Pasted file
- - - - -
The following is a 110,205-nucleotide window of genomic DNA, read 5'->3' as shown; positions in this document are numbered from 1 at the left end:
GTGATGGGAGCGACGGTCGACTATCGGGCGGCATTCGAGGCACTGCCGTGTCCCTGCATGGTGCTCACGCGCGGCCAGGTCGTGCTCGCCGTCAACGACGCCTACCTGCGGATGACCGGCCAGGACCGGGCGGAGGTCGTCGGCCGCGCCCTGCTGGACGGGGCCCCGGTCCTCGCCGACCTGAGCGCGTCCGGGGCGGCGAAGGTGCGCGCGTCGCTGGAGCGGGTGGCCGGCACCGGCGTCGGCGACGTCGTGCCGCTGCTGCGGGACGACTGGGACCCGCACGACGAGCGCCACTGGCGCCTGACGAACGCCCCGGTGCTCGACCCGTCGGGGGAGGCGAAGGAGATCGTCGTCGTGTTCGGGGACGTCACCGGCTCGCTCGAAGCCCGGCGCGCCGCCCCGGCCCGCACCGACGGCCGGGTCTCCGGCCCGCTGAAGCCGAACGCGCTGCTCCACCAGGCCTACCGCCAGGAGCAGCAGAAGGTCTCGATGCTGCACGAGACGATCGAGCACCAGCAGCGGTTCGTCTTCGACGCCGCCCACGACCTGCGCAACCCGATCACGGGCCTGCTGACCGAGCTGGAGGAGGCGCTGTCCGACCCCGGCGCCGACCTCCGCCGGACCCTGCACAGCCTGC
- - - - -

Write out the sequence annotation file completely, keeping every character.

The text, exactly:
The following is a 110,205-nucleotide window of genomic DNA, read 5'->3' as shown; positions in this document are numbered from 1 at the left end:
GTGATGGGAGCGACGGTCGACTATCGGGCGGCATTCGAGGCACTGCCGTGTCCCTGCATGGTGCTCACGCGCGGCCAGGTCGTGCTCGCCGTCAACGACGCCTACCTGCGGATGACCGGCCAGGACCGGGCGGAGGTCGTCGGCCGCGCCCTGCTGGACGGGGCCCCGGTCCTCGCCGACCTGAGCGCGTCCGGGGCGGCGAAGGTGCGCGCGTCGCTGGAGCGGGTGGCCGGCACCGGCGTCGGCGACGTCGTGCCGCTGCTGCGGGACGACTGGGACCCGCACGACGAGCGCCACTGGCGCCTGACGAACGCCCCGGTGCTCGACCCGTCGGGGGAGGCGAAGGAGATCGTCGTCGTGTTCGGGGACGTCACCGGCTCGCTCGAAGCCCGGCGCGCCGCCCCGGCCCGCACCGACGGCCGGGTCTCCGGCCCGCTGAAGCCGAACGCGCTGCTCCACCAGGCCTACCGCCAGGAGCAGCAGAAGGTCTCGATGCTGCACGAGACGATCGAGCACCAGCAGCGGTTCGTCTTCGACGCCGCCCACGACCTGCGCAACCCGATCACGGGCCTGCTGACCGAGCTGGAGGAGGCGCTGTCCGACCCCGGCGCCGACCTCCGCCGGACCCTGCACAGCCTGC